Sunday, October 23, 2011

2011 Big Sit

Weather Wreaks Havoc

Cindy and I are not usually concerned about the weather affecting our activities. Our nonchalance could be explained because we haven’t been overly troubled by it, ever. Except for the blinding snow storm on a car trip to make the Denver airport and, it turns out, the last flight out. But, we made it. Weather has now made an impression.

The Bird Watcher’s Digest Big Sit was held on Oct 9, 2011. And that’s right in the middle of the rainy season in the Republic of Panamá. Last year we managed 49 species and we were hoping to better that this year. But, the weather had it’s way. The day started out sloppy and it stayed that way, with overcast skies, fog, wind, and rain. Not conducive to adding anything new.

Even seeing some of the common species proved difficult. Bay-headed Tanagers didn’t make an appearance at our well-stocked feeders. The only bird in flight against the gray skies was a Turkey Vulture. That was a very sore point for me, since I was hoping to see some migrant raptors. But, don't get me wrong, some fine birds did make a pass through the yard, including the endemic Stripe-cheeked Woodpecker, seen in the video below. We also managed 6 species of wood-warblers, and one each of grosbeak and oriole.

Our confining 17-foot diameter circle was positioned to gain a look skyward, as well as to various strategically placed bananas and a couple of catastrophic seed spills. The observer must be inside the circle while seeing a bird for it to count. We took that to mean that only one foot need be inside the border. This lead to some helpful leaning, this way and that. I am reminded of the Hays Code where the unfortunate actors were required to contort their bodies while in bed and keep one foot on the floor. But, interestingly during the Big Sit, if you see a bird from within the circle you can leave it to clinch the ID. And I suppose that includes hearing a bird and leaving the circle to get the identification.

The video contains a few of the birds seen during our Big Sit. If you enjoy identifying on your own, the video captions with the bird names can be switched off and on by clicking on the red/white box in the bottom frame.

The final species list is shown below the video as a report from eBird.

Casita Naranja
Oct 9, 2011 5:45 AM - 5:45 PM
Protocol: Stationary
Comments: 65-67 degrees F, breezy, intermittent drizzle, occasional light rain, fog drifting in & out, heavy cloud cover with no sun or blue skies all day
43 species

Turkey Vulture 1
White-tipped Dove 2
Squirrel Cuckoo 1 Heard only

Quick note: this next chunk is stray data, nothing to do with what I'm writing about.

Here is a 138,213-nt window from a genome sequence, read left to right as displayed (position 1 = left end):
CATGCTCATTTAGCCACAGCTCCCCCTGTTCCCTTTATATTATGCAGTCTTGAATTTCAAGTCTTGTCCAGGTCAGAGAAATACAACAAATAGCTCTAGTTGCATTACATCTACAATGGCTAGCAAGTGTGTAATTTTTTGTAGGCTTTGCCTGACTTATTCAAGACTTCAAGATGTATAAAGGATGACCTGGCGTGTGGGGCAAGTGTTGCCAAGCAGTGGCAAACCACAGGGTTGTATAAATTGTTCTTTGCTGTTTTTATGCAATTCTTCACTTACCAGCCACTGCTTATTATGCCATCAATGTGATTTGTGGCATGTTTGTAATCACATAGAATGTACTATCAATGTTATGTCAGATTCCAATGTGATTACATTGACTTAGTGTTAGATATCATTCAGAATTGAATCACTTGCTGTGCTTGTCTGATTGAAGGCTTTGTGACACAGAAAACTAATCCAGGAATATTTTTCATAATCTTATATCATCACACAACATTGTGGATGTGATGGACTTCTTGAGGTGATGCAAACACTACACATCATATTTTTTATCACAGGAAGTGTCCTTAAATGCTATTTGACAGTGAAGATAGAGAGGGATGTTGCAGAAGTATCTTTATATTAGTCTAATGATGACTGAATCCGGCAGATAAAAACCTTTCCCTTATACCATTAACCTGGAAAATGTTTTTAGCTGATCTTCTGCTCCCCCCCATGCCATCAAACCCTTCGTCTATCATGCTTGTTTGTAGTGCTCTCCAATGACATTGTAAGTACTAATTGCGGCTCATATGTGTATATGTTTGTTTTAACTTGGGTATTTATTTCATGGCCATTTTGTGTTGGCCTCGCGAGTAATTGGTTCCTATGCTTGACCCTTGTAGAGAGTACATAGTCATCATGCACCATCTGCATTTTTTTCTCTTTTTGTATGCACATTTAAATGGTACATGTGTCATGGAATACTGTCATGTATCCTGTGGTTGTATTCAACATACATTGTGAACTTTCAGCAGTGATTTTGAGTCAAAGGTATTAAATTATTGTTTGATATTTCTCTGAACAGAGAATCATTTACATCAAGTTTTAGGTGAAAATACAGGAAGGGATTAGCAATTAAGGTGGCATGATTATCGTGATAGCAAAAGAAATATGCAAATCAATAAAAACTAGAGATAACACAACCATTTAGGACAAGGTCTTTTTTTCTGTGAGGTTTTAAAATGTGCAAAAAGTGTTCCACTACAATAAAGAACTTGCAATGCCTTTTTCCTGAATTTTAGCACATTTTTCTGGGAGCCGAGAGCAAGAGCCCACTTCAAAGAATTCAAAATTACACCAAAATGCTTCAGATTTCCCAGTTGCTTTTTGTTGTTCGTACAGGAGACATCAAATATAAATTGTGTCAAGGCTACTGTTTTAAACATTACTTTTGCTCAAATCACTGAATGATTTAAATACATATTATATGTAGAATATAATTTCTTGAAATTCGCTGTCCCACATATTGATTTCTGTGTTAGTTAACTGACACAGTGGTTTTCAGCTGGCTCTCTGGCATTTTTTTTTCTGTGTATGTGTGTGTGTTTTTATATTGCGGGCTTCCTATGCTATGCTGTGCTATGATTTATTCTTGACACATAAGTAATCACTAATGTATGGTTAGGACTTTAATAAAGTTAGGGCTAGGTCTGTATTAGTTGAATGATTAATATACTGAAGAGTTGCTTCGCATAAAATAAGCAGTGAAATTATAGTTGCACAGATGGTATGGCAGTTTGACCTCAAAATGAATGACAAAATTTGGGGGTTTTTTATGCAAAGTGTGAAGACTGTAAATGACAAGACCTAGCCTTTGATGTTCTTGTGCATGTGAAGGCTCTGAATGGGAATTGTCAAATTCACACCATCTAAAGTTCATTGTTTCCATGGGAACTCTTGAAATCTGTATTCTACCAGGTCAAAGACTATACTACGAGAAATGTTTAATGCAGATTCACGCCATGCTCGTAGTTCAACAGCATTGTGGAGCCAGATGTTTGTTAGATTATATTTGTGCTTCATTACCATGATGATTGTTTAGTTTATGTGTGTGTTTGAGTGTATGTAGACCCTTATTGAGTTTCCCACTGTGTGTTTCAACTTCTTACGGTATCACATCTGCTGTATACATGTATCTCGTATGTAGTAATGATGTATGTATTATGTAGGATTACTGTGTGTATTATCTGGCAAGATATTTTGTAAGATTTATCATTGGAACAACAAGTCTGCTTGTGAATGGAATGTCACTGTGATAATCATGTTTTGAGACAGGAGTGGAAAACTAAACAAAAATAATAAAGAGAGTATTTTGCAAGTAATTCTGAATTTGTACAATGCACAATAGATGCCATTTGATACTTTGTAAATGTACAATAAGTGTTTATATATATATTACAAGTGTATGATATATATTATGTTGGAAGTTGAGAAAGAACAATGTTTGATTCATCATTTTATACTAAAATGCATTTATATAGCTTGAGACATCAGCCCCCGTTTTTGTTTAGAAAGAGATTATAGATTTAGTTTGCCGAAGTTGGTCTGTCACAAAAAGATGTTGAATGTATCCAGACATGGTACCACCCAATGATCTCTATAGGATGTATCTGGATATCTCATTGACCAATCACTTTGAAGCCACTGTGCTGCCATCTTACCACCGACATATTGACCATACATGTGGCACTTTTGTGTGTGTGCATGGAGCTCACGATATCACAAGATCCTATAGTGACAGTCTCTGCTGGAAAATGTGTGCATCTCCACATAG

White-necked Jacobin 3
Long-billed Starthroat 1
Blue-chested Hummingbird 1
Snowy-bellied Hummingbird 5
Rufous-tailed Hummingbird 9
Keel-billed Toucan 1 Heard only
Black-cheeked Woodpecker 3
Red-crowned Woodpecker 2
Stripe-cheeked Woodpecker 1
Cocoa Woodcreeper 1
Western Slaty-Antshrike 2 Heard only
Yellow-bellied Elaenia 1 Heard only
Dusky-capped Flycatcher 1
Red-eyed Vireo 2
Plain Wren 2
House Wren 1
White-breasted Wood-Wren 1 Heard only
Swainson's Thrush 1
Clay-colored Thrush 3
Black-and-white Warbler 2
Tennessee Warbler 7
American Redstart 1
Blackburnian Warbler 3
Black-throated Green Warbler 1
Canada Warbler 1
Bananaquit 3
Crimson-backed Tanager 5
Blue-gray Tanager 4
Palm Tanager 9
Plain-colored Tanager 4 Begging juv.
Golden-hooded Tanager 3
Red-legged Honeycreeper 23
Variable Seedeater 4
Yellow-bellied Seedeater 8
Black-striped Sparrow 1 Heard only
Hepatic Tanager 5
Summer Tanager 1
Rose-breasted Grosbeak 1
Baltimore Oriole 1
Thick-billed Euphonia 14

This report was generated automatically by eBird v3 (

Saturday, October 8, 2011

Vulture Lounge

Black Vulture
Close to the entrance to Pipeline Road is another road running along the Panama Canal. A locked gate restricts access to the road, but a small area near the gate provides interesting birding. The area is always thick with mosquitoes. Warblers come for the mosquitoes, so we come for the warblers.

One slow afternoon in the dry season, we thought to stop and see what was hopping. Craning our necks, we saw a few of the common birds high in the canopy, including Rufous-capped, Black-throated Green, Chestnut-sided, Blue-winged and Bay-breasted Warblers. Then looking lower, we found a small party of Black Vultures lounging about an old concrete bunker. They seemed content and undisturbed by our presence. I moved with speed to the car and the video camera. The video below is the result of our short, peaceful interlude. We left the birds to continue their rest.